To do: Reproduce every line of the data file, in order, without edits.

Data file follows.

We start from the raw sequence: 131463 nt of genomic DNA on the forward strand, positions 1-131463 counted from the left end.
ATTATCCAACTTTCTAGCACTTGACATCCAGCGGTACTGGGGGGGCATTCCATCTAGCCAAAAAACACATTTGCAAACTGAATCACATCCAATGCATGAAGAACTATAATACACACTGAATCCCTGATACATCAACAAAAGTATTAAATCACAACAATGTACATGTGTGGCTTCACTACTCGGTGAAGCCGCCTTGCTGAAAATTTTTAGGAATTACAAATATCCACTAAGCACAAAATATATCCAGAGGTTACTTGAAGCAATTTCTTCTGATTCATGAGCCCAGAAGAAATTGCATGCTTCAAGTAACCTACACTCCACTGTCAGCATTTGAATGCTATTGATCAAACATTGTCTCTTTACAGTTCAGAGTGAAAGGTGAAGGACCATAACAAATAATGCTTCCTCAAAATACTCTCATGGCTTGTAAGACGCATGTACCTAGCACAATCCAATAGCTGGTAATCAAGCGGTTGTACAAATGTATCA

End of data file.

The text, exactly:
We start from the raw sequence: 131463 nt of genomic DNA on the forward strand, positions 1-131463 counted from the left end.
ATTATCCAACTTTCTAGCACTTGACATCCAGCGGTACTGGGGGGGCATTCCATCTAGCCAAAAAACACATTTGCAAACTGAATCACATCCAATGCATGAAGAACTATAATACACACTGAATCCCTGATACATCAACAAAAGTATTAAATCACAACAATGTACATGTGTGGCTTCACTACTCGGTGAAGCCGCCTTGCTGAAAATTTTTAGGAATTACAAATATCCACTAAGCACAAAATATATCCAGAGGTTACTTGAAGCAATTTCTTCTGATTCATGAGCCCAGAAGAAATTGCATGCTTCAAGTAACCTACACTCCACTGTCAGCATTTGAATGCTATTGATCAAACATTGTCTCTTTACAGTTCAGAGTGAAAGGTGAAGGACCATAACAAATAATGCTTCCTCAAAATACTCTCATGGCTTGTAAGACGCATGTACCTAGCACAATCCAATAGCTGGTAATCAAGCGGTTGTACAAATGTATCA